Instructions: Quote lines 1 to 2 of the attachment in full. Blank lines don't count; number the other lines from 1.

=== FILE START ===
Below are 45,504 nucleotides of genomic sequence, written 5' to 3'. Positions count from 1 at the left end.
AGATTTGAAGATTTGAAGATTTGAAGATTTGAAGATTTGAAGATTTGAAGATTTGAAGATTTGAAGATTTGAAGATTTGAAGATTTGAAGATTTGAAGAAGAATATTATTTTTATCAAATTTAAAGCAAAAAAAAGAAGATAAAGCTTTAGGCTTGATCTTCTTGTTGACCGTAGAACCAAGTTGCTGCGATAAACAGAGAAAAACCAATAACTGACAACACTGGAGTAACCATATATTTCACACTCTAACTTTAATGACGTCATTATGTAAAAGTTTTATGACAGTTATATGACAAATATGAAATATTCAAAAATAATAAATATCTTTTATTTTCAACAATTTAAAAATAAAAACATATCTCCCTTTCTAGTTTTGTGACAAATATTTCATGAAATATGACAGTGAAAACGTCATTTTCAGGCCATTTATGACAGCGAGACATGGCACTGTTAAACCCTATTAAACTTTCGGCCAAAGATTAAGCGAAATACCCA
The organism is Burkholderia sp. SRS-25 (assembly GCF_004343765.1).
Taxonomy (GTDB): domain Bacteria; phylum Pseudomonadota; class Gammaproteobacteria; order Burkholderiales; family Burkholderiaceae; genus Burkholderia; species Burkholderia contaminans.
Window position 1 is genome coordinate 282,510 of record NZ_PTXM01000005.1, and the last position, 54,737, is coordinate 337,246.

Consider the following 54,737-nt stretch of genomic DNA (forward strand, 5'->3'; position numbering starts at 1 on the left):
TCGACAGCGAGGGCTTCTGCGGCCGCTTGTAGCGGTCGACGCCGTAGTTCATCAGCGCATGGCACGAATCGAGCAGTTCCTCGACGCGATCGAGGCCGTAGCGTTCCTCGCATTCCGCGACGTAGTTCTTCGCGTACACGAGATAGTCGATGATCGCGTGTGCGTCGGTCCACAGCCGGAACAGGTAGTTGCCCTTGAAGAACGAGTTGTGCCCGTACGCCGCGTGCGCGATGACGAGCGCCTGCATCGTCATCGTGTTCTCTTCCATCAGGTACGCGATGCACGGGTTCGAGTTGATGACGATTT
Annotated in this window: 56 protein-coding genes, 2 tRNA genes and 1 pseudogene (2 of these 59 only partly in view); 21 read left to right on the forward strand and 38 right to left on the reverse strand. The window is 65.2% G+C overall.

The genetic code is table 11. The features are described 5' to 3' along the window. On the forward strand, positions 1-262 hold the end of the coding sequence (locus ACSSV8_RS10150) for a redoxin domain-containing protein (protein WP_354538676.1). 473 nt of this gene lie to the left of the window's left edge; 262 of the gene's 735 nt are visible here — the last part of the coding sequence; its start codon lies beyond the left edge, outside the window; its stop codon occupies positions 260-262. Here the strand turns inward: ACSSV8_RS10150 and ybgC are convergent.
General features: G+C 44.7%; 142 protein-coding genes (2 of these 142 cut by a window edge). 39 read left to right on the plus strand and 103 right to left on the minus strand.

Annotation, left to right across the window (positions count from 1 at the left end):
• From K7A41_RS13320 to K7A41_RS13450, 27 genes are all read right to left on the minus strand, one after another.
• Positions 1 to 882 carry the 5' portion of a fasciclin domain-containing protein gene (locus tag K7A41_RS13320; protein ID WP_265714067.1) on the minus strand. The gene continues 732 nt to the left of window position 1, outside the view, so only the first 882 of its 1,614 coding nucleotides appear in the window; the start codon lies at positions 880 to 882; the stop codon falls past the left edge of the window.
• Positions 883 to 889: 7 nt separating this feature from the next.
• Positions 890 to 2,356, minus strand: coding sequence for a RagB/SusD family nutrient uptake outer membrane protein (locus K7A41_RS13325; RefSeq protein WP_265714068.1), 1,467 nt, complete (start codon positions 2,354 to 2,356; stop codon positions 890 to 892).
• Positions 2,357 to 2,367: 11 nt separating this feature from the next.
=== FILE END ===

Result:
Below are 45,504 nucleotides of genomic sequence, written 5' to 3'. Positions count from 1 at the left end.
AGATTTGAAGATTTGAAGATTTGAAGATTTGAAGATTTGAAGATTTGAAGATTTGAAGATTTGAAGATTTGAAGATTTGAAGATTTGAAGATTTGAAGAAGAATATTATTTTTATCAAATTTAAAGCAAAAAAAAGAAGATAAAGCTTTAGGCTTGATCTTCTTGTTGACCGTAGAACCAAGTTGCTGCGATAAACAGAGAAAAACCAATAACTGACAACACTGGAGTAACCATATATTTCACACTCTAACTTTAATGACGTCATTATGTAAAAGTTTTATGACAGTTATATGACAAATATGAAATATTCAAAAATAATAAATATCTTTTATTTTCAACAATTTAAAAATAAAAACATATCTCCCTTTCTAGTTTTGTGACAAATATTTCATGAAATATGACAGTGAAAACGTCATTTTCAGGCCATTTATGACAGCGAGACATGGCACTGTTAAACCCTATTAAACTTTCGGCCAAAGATTAAGCGAAATACCCA